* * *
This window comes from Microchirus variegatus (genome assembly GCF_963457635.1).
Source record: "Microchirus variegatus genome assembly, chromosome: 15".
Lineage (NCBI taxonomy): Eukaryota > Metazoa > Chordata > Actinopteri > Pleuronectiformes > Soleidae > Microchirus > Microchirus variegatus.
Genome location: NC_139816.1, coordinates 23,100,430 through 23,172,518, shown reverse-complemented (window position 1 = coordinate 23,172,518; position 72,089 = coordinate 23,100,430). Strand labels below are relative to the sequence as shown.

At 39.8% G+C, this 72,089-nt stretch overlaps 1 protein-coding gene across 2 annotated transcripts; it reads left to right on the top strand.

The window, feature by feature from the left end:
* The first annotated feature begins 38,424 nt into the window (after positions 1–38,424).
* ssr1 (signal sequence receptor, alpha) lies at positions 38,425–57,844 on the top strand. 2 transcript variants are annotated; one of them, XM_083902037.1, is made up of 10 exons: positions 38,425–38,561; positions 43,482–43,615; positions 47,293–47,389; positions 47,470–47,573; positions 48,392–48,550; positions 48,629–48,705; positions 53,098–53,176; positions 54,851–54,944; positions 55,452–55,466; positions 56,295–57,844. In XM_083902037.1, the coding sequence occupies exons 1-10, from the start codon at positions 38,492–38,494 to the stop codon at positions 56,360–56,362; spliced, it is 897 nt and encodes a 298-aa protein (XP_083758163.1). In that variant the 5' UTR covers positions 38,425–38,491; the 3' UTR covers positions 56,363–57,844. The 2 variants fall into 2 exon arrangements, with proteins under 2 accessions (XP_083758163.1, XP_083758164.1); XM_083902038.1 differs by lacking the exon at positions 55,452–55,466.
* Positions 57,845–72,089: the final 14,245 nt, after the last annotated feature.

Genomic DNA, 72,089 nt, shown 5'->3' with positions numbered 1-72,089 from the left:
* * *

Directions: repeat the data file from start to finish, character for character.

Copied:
This window comes from Microchirus variegatus (genome assembly GCF_963457635.1).
Source record: "Microchirus variegatus genome assembly, chromosome: 15".
Lineage (NCBI taxonomy): Eukaryota > Metazoa > Chordata > Actinopteri > Pleuronectiformes > Soleidae > Microchirus > Microchirus variegatus.
Genome location: NC_139816.1, coordinates 23,100,430 through 23,172,518, shown reverse-complemented (window position 1 = coordinate 23,172,518; position 72,089 = coordinate 23,100,430). Strand labels below are relative to the sequence as shown.

At 39.8% G+C, this 72,089-nt stretch overlaps 1 protein-coding gene across 2 annotated transcripts; it reads left to right on the top strand.

The window, feature by feature from the left end:
* The first annotated feature begins 38,424 nt into the window (after positions 1–38,424).
* ssr1 (signal sequence receptor, alpha) lies at positions 38,425–57,844 on the top strand. 2 transcript variants are annotated; one of them, XM_083902037.1, is made up of 10 exons: positions 38,425–38,561; positions 43,482–43,615; positions 47,293–47,389; positions 47,470–47,573; positions 48,392–48,550; positions 48,629–48,705; positions 53,098–53,176; positions 54,851–54,944; positions 55,452–55,466; positions 56,295–57,844. In XM_083902037.1, the coding sequence occupies exons 1-10, from the start codon at positions 38,492–38,494 to the stop codon at positions 56,360–56,362; spliced, it is 897 nt and encodes a 298-aa protein (XP_083758163.1). In that variant the 5' UTR covers positions 38,425–38,491; the 3' UTR covers positions 56,363–57,844. The 2 variants fall into 2 exon arrangements, with proteins under 2 accessions (XP_083758163.1, XP_083758164.1); XM_083902038.1 differs by lacking the exon at positions 55,452–55,466.
* Positions 57,845–72,089: the final 14,245 nt, after the last annotated feature.

Genomic DNA, 72,089 nt, shown 5'->3' with positions numbered 1-72,089 from the left: